Landlord licensing schemes are being introduced across England, while they are mandatory in Scotland and Wales, as local authorities attempt to clampdown on rogue operators.
But while councils argue that selective licensing schemes are a key weapon in the battle to improve standards in the private rented sector, many landlords believe these schemes are simply a money-making exercise designed to boost council coffers, with new research showing that the most expensive landlord licence costs 21 times more than the cheapest.
Fresh analysis of licensing charges between local authorities show a large variance, with the cost of a new licence ranging from just £55 to £1,150.
The research from Direct Line for Business found that in Liverpool, the cost of a licence for a first property is £412, whereas in Salford just 30 miles away it is 51% higher at £625. The average landlord licence across the UK costs £591.
While in Scotland and Wales landlord licence schemes are mandatory, in England just one in six – 16% - of local authorities have a scheme in place.
It is estimated that 460,000 rental properties in England are now covered by a landlord licensing scheme.
Licencing schemes allow councils to establish if landlords are a ‘fit and proper’ person to be a landlord and can include regulations concerning the management, upkeep and safety measures of a property.
Those renting out a house for multiple occupation (HMO) need a mandatory licence. However, councils are increasingly introducing their own additional and selective schemes to raise revenue.
In the London Borough of Newham, for example, the cost of an additional licensing scheme increased by 150% in just three years, from £500 in 2014/15 to £1,250 in 2017/18.
Local authorities are raising huge sums from additional landlord licensing schemes, with Liverpool City Council receiving over £4 million in a year covering over 42,000 properties.
On average, each council with a scheme in place raised £144,629 from landlord licensing schemes in 2017.
Some argue that the worst criminal landlords will simply carry on staying under the radar. But local authorities across the UK recorded an average 5,069 licensing offences in 2017, an increase of 46% since 2016 (3,476 offences).
The average fine for a licensing offence in 2017 was £926.
Matt Boatwright, head of Direct Line for Business, said: “Our analysis shows landlord licensing is truly a postcode lottery, with a phenomenal range of costs for those that do have to sign up for a scheme.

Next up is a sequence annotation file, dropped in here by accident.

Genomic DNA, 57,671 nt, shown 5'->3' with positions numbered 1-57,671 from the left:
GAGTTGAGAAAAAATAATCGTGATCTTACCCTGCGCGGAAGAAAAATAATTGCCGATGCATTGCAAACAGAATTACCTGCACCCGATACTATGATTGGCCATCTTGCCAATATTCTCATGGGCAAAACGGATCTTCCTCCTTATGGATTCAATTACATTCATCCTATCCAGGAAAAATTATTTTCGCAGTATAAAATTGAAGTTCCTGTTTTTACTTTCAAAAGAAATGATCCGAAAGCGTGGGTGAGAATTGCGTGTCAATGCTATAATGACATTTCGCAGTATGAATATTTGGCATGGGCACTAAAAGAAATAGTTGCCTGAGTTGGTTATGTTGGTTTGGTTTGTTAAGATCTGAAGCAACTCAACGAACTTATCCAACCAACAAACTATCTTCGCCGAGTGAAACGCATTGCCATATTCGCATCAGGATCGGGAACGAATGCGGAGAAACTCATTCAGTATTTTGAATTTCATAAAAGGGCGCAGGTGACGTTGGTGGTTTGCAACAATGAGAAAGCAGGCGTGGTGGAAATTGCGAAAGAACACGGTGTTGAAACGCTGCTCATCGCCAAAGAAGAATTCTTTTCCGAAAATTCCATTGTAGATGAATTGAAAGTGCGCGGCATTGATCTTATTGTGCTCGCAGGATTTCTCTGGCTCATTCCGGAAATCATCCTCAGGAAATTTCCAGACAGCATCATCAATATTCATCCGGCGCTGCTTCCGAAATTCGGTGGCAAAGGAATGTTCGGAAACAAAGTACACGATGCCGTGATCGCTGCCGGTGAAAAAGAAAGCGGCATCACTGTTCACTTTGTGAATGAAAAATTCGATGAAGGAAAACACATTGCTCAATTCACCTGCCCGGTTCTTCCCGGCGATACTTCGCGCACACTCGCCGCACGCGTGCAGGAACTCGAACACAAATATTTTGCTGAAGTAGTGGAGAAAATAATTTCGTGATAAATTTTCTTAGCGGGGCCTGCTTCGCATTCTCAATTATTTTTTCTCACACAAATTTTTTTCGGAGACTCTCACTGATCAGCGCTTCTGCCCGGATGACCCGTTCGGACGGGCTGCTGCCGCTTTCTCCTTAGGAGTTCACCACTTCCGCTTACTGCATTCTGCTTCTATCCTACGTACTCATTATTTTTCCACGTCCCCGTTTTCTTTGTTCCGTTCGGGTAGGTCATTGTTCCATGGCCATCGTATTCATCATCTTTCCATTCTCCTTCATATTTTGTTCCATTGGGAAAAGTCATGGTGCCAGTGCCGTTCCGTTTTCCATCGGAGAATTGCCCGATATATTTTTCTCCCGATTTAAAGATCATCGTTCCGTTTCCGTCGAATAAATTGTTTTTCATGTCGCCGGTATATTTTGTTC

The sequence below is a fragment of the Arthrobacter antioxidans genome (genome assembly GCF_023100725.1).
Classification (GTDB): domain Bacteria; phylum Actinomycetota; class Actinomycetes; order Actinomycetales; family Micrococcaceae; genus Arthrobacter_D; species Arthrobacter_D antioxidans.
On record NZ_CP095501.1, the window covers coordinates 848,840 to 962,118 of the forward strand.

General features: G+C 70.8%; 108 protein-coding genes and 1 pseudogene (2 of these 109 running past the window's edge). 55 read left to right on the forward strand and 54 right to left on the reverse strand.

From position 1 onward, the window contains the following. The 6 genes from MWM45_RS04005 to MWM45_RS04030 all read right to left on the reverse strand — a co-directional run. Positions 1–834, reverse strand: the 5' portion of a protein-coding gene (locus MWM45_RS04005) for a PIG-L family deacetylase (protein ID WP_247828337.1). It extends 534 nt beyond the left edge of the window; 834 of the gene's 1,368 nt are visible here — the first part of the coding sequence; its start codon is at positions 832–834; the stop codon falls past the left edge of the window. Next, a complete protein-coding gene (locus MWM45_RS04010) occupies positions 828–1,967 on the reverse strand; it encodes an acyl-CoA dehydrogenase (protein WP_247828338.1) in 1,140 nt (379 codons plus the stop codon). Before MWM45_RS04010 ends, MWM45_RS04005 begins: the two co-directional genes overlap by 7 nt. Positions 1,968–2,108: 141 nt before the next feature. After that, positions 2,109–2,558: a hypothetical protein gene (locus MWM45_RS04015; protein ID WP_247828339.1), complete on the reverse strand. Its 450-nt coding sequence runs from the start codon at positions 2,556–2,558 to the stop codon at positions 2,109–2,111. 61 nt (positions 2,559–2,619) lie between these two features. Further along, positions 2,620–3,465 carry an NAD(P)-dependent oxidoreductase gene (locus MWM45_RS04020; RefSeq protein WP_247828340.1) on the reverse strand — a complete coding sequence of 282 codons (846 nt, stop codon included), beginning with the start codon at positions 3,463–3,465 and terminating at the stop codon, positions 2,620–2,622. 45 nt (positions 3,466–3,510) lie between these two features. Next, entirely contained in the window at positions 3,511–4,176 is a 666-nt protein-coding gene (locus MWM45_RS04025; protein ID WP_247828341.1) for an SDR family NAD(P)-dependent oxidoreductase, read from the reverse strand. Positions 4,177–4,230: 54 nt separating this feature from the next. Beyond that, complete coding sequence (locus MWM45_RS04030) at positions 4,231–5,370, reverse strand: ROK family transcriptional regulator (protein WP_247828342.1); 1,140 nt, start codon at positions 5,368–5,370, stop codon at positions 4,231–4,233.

“Anyone planning on becoming a landlord, or who already has a property portfolio, should contact their local authority to see if they have a scheme in place.”
All landlords in Wales are required to register with Rent Smart Wales and since the start of 2017 there have been a total of 11,392 successful landlord licence registrations in Wales.
Rent Smart Wales has generated over £1.54m in revenue from successful applications since the start of 2017. If a landlord does not register, is unlicensed or uses an unlicensed agent, they can be issued with a fixed penalty.
Since the start of 2017, there have also been 1,625 licences granted to agents, those who let or manage a rental property in Wales. These registrations generated £211,321 in revenue.
It is a criminal offence to rent out a property without registering with a local council in Scotland, with fines of up to £50,000.
Landlords renting out properties in Scotland are also required to sign onto the Landlord Registration central online system. Since the start of 2017, there have been over 22,000 new landlords registered and over 46,000 successful renewals. Everyone carrying out letting agency work also must apply to join the Scottish Letting Agent Register.
Boatwright added: “It is vital that landlords comply with all appropriate legislation and take steps to protect themselves and their investment, including appropriate landlord insurance.”
Whatever the cost of licensing, it fails to provide any assurance about the quality of accommodation, according to David Smith, policy director for the Residential Landlords Association (RLA).
He said: “The RLA’s own analysis shows that there is no clear link between a council having a licensing scheme in place and levels of enforcement against criminal landlords.
“The fundamental problem with all schemes is that it is only the good landlords who come forward to be licensed. They completely fail to identify the crooks. They just mean landlords, and therefore tenants, having to pay more. Instead, councils need to be more creative in how they identify landlords by better using the powers they have to collect data using council tax returns and accessing information from deposit schemes.”